One year on: The day that residents won't forget

JULY 18 2007 is a date few people in Filey will forget – when the heavens opened and dumped 82mm of rain on the town in just 90 minutes. Streets quickly turned into rivers and water-sodden cliffs collapsed in the deluge.

Margaret Hyde, from York, who was sunbathing on a deckchair outside her chalet on Royal Parade with her husband, said: "I was slapping on sunscreen just 10 minutes before, then the clouds came across and the heavens opened. It was like a waterfall down the steps – it was cascading down the road."

One year on Martin's Ravine has only just reopened with a temporary surface and many of the cliffs around the town still bear the scars of landslips. According to a survey by Scarborough Council, as many as 100 homes were flooded on the inside and 140 on the outside.

The RNLI's inshore lifeboat was dispatched, with the worst affected areas the Wharfedale estate, Muston Road, the Seadale estate, the Crescent, the area around Fir Tree Drive and the Beach.

A wall collapsed behind the Deepdene flats on the seafront, sending a torrent of water and bricks through the back of the complex, and the ceiling fell in at Chapel Court residential home in West Avenue, where it was lucky no-one was hurt.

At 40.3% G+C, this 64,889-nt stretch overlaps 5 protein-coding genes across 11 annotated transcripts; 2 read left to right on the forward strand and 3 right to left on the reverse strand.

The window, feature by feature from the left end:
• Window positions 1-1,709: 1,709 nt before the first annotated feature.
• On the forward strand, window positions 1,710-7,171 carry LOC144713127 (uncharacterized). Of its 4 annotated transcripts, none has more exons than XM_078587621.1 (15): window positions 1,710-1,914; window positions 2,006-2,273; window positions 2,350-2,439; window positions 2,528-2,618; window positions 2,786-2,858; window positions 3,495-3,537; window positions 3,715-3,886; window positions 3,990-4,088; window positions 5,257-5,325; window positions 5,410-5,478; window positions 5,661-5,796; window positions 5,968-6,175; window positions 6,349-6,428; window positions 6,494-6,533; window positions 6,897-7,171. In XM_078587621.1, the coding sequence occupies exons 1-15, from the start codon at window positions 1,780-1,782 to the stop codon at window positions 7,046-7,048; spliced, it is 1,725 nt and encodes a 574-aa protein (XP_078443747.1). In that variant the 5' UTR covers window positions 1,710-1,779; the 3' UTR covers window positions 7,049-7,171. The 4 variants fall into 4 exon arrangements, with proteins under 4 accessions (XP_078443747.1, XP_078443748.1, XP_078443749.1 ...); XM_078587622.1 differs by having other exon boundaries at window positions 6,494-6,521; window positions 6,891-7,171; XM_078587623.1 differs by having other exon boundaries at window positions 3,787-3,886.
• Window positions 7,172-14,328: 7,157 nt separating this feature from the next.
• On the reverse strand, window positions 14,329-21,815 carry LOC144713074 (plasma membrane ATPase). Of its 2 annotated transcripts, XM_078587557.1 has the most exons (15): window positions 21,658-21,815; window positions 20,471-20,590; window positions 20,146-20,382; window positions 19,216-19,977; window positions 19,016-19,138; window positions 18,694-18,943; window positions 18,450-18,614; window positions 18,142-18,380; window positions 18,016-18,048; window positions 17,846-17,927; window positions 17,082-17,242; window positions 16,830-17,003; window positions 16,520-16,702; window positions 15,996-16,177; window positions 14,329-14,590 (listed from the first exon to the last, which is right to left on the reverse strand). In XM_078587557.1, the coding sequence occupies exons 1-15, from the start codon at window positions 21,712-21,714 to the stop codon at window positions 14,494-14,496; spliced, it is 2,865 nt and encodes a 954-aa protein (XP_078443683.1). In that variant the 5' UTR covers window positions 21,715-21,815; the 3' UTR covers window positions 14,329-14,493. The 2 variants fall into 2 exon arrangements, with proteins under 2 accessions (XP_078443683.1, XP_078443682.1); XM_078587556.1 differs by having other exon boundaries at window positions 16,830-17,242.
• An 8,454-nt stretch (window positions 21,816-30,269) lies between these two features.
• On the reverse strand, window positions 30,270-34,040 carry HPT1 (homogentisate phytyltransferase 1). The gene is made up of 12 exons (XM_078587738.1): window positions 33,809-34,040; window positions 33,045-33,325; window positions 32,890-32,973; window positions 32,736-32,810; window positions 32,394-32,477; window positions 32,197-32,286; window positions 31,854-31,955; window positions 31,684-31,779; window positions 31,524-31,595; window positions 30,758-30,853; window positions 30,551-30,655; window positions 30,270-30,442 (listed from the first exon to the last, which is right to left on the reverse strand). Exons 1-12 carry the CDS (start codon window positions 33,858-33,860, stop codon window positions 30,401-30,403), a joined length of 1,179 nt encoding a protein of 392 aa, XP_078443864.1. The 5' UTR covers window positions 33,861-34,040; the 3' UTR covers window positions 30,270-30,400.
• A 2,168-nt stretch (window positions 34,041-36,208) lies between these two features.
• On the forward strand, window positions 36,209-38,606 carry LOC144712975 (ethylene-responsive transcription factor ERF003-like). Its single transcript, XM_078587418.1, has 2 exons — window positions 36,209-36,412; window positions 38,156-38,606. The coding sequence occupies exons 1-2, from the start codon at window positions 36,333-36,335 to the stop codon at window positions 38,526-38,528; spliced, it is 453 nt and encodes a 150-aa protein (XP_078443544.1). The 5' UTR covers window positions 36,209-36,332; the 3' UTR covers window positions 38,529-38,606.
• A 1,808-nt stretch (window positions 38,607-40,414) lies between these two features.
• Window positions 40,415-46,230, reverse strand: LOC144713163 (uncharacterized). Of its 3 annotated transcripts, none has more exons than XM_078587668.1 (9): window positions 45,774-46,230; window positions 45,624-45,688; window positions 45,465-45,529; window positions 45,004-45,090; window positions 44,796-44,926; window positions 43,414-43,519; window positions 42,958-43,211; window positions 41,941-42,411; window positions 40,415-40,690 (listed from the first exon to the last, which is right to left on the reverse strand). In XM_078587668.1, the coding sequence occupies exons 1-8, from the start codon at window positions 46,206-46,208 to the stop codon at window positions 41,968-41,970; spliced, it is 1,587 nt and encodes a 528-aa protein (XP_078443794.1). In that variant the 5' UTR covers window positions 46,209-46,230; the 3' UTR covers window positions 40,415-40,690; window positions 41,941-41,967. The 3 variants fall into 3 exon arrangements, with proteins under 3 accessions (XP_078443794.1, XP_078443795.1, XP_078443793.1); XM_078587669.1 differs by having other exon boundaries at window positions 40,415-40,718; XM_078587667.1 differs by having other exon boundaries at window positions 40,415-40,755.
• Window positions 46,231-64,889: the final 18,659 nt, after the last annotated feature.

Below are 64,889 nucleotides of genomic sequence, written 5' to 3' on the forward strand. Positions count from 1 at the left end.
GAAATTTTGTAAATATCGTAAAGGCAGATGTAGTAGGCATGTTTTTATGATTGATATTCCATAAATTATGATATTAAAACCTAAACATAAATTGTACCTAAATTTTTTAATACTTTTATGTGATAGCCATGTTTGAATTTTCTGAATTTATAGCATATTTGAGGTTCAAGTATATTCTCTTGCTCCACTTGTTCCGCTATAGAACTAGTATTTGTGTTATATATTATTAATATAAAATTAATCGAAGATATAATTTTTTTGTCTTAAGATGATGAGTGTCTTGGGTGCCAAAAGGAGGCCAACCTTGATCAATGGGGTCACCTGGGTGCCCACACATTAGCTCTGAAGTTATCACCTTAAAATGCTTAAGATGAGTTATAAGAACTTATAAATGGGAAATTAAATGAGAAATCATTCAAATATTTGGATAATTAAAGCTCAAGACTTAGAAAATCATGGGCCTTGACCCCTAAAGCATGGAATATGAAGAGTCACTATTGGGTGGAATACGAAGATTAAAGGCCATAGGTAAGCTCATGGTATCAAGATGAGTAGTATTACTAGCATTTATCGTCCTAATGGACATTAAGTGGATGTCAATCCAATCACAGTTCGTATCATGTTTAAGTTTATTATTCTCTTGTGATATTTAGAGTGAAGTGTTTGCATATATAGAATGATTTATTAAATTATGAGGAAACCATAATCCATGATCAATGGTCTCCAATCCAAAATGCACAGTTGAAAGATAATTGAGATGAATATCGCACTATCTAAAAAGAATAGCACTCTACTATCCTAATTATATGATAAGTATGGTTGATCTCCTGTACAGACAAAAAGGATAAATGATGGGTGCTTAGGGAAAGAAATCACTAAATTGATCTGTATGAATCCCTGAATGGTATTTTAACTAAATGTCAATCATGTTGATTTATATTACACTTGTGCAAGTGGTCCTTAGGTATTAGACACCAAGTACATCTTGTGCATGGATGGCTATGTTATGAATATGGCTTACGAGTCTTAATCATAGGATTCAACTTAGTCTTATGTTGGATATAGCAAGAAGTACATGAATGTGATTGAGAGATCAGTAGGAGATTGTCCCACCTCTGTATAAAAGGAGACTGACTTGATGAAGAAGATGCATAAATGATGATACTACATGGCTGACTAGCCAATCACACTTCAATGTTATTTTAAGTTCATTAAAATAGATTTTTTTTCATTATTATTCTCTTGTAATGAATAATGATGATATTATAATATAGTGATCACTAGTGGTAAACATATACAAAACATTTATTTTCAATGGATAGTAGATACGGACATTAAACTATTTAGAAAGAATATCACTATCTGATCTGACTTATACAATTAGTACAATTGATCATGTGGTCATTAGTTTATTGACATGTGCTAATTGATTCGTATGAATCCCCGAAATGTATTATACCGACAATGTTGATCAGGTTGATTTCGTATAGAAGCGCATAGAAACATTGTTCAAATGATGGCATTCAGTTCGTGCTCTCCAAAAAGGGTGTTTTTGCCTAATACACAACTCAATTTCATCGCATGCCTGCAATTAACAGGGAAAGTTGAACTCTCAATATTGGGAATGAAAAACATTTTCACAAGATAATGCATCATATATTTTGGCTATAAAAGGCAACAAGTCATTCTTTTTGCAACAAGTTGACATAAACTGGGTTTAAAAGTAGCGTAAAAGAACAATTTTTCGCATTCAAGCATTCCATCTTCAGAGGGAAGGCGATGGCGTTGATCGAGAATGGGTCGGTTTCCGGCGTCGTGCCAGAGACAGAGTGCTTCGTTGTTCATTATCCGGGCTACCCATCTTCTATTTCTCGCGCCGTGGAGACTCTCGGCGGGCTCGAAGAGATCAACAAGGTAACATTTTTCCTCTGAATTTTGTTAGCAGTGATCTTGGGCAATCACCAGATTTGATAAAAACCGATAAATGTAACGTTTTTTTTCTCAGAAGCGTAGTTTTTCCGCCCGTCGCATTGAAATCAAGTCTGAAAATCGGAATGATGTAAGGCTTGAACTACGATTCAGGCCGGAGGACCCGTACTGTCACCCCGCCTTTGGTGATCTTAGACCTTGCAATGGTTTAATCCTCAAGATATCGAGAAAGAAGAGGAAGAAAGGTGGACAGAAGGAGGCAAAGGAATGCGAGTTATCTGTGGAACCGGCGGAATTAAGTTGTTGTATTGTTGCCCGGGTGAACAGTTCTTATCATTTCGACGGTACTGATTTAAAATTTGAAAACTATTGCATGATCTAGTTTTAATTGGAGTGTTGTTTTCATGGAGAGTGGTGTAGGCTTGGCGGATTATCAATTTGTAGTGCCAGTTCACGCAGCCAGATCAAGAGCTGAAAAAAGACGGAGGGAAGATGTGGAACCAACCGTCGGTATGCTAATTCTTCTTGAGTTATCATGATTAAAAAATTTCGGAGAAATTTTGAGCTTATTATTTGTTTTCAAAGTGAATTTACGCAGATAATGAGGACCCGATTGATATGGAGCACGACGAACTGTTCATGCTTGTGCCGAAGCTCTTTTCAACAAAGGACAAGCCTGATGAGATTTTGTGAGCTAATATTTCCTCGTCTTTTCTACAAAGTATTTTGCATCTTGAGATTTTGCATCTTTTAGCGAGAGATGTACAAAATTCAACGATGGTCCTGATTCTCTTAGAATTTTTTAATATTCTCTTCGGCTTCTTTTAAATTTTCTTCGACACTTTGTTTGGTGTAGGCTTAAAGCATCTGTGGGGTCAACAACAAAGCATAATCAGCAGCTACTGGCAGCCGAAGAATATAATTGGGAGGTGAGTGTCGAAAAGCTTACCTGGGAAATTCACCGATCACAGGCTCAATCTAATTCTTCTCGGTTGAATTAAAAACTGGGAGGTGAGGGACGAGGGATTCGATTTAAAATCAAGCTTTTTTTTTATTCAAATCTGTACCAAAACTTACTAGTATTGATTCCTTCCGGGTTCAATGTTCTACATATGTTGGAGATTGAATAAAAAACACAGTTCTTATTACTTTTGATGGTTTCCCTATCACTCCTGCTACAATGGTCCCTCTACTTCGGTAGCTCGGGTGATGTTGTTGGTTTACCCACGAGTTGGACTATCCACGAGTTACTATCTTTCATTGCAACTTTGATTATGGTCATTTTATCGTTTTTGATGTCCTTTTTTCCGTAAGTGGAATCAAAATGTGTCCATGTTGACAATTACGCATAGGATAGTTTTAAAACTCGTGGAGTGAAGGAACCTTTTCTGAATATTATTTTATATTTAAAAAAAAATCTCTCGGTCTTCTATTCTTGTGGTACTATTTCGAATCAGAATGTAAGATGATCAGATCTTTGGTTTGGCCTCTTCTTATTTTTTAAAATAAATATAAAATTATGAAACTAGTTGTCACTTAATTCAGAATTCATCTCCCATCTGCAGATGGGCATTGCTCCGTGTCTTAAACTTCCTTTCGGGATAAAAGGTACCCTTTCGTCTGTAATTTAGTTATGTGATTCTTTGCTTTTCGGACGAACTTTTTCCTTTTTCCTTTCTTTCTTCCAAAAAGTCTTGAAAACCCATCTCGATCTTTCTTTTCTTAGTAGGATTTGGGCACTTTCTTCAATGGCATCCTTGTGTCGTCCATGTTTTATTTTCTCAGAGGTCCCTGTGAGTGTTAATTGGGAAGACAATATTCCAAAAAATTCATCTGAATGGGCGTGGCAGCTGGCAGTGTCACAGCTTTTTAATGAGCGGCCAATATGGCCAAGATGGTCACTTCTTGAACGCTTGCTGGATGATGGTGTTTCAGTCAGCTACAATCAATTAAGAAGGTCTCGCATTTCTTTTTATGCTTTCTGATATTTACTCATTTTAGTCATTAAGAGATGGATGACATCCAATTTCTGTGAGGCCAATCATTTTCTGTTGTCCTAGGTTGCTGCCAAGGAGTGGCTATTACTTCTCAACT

Guests had to be sent home from the Downcliffe House Hotel where a stream of mud swept through the building. New owners Lizzi and Darren Booth had to completely revamp the seafront hotel, but the business has been doing well since they re-opened earlier this year. One trader who refused to be beaten was Neil Robson, of Neil's Photography, who used the opportunity to refurbish his John Street business which now concentrates on picture framing and gifts.

Like Filey Museum and many others, he has also installed new flood protection measures to prevent water creeping under the doors. "It was the sheer volume and the drains not being able to cope," he said. Julie Blakey, of Huddersfield, who returned to her holiday home on The Crescent last weekend, said she felt for her neighbours who lived there full-time.

"All the internal walls had to come down and the builders had a real job. But we've been extremely lucky and the result is fantastic." The rain also wreaked havoc at Filey School, where eight elderly swimmers had to be rescued from the pool and contractors worked hard throughout the summer to allow the school to reopen in September.

Since then the entrance to the school has been reinforced and there have been no repeat episodes. On the Seadale estate and Fir Tree Drive people made their homes in caravans and the last of the skips are only just disappearing.

Questions remain about the state of the drains on the newer estate and whether enough capacity was built into the system in the first place. Meanwhile, housebuilders Persimmon were accused of blocking vital culverts near the railway line and Yorkshire Water has still not adopted the drains and sewers.

Since then, fears have been raised about the planned 300-home development east of Muston Road, despite a planning inspector insisting on a drainage system capable of withstanding a onein- 100 year event instead of the standard one-in- 30. But residents are sceptical, and for some the fear returns every time the storm clouds gather.